Social Issues

Foreign workers won’t need special passes to visit popular Singapore places

Singapore, Feb 9 (EFE).- Singapore Thursday announced that foreign workers, most of whom are from impoverished South Asian countries, will be able to move freely without requiring special passes beginning March 1.

More than 300,000 migrant laborers, largely involved in the construction of buildings and highways in the affluent city-state, will no longer be subject to COVID-19 limitations, according to the authorities.

To visit some crowded sites on their days off, foreign workers have to apply for a Popular Places Pass.

The scheme to limit the number of migrant workers visiting popular locations on weekends and public holidays was introduced to manage to crowd at the high footfall areas.

The restrictions forced these workers to remain locked up in their cramped dormitories for almost two years except when they ventured out to go to work.

Foreign workers have lived in a state of social exclusion with limited access to information and social services since the beginning of the pandemic.

At times 90 percent of infected people in Singapore were migrant workers, largely due to the overcrowding of the dorms in which they live.

Consequently, they were forced to remain locked up in the dormitories, except to go to work, until the end of 2021.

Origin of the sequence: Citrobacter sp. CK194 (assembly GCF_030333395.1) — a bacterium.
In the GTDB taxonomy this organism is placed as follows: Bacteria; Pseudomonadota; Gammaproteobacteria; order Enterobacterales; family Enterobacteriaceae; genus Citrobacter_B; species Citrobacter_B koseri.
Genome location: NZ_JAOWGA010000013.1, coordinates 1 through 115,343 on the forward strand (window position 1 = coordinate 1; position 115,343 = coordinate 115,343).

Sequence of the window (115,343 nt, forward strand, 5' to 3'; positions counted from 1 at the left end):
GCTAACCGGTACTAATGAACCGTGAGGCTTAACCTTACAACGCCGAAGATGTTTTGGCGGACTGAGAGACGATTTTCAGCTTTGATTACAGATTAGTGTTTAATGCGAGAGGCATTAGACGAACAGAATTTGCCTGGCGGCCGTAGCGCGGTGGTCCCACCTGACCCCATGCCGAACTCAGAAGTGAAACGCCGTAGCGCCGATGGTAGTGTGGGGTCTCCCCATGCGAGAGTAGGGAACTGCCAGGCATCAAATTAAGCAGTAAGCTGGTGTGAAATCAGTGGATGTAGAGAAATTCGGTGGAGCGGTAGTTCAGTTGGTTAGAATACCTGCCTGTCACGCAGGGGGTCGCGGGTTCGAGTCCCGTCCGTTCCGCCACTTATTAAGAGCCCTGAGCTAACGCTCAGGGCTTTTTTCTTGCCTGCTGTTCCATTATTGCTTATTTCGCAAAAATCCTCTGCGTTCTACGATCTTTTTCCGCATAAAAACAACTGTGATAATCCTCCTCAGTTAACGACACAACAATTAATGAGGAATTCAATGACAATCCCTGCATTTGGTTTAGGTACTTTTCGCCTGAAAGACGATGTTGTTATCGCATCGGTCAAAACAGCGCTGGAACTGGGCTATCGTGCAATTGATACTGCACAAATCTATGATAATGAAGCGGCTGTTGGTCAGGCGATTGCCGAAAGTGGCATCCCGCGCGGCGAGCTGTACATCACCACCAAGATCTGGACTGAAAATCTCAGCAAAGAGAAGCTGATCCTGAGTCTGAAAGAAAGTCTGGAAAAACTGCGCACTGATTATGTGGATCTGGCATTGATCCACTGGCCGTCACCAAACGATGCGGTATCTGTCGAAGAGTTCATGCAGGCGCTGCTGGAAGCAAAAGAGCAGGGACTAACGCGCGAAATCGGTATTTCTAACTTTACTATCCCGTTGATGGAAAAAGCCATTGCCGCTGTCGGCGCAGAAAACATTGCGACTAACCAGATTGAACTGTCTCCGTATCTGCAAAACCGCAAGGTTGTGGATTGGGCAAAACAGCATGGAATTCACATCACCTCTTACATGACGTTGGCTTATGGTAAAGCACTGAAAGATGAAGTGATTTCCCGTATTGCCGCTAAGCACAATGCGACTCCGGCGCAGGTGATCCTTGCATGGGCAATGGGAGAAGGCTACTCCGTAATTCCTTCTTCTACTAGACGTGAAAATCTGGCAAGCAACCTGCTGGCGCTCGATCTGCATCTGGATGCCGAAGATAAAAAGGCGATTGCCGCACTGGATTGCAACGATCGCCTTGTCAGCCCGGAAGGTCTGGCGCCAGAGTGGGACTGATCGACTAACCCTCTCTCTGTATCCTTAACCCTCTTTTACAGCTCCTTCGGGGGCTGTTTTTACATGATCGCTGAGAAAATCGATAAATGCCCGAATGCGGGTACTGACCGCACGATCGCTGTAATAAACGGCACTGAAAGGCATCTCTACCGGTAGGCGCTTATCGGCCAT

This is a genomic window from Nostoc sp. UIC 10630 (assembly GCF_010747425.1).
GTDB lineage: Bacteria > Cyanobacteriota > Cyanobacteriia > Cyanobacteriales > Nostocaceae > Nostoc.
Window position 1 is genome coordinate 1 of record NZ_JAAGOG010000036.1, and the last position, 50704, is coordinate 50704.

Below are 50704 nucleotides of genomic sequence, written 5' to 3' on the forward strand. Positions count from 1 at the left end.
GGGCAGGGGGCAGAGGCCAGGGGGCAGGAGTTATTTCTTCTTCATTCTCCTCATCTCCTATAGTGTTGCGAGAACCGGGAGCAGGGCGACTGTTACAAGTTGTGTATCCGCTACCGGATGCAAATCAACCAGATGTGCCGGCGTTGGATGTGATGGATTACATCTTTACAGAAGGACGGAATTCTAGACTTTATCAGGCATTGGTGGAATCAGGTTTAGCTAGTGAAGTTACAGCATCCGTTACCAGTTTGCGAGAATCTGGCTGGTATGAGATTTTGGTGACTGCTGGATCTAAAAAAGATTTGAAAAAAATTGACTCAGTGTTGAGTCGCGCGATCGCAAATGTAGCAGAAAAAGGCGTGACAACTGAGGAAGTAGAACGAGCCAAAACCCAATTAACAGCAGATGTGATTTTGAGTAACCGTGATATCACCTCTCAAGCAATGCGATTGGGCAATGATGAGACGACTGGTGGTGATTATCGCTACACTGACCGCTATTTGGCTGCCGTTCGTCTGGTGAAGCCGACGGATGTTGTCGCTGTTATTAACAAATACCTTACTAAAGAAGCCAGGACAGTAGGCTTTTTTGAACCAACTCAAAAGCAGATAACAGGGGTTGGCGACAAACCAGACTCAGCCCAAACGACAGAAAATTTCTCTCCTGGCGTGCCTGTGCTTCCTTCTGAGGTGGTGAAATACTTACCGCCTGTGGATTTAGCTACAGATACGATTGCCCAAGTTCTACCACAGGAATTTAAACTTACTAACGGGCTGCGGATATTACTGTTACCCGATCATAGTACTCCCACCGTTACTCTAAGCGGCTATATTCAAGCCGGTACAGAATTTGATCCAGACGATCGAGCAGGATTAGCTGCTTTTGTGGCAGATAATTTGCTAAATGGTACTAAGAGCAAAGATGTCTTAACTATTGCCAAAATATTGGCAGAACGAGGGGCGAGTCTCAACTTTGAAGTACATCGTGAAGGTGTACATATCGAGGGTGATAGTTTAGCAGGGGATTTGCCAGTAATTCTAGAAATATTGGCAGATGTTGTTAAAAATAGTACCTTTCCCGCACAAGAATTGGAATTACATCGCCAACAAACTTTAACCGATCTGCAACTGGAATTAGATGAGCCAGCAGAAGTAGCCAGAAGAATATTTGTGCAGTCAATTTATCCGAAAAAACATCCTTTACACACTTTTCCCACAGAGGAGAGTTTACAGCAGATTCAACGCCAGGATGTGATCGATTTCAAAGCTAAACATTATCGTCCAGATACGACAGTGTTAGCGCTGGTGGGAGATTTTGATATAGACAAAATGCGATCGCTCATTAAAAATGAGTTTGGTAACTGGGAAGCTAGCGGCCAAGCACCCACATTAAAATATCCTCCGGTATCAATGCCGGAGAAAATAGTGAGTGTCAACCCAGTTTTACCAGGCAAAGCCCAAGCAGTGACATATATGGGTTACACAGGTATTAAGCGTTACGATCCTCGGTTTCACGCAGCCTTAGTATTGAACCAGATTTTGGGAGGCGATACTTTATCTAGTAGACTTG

The rest of the 5.7 million city inhabitants were able to move freely, except during lockdown periods in Singapore, one of the countries with the highest per capita GDP, with one of the deepest inequality indices in the developed world.

The government began relaxing the measures in December 2021 that allowed them to leave in batches for a limited time and on specific days.

Human rights groups described some of these measures as racist and abusive.

The health ministry said migrant workers who test positive for the virus or have mild symptoms would be allowed to recover in dormitories or visit a doctor from March 1.

Covid-19 tests will be administered for only vulnerable migrant workers with symptoms or those with severe acute respiratory infection symptoms, said the ministry.

An estimated 50 percent of all migrant workers in dormitories have had a Covid-19 infection in Singapore. EFE


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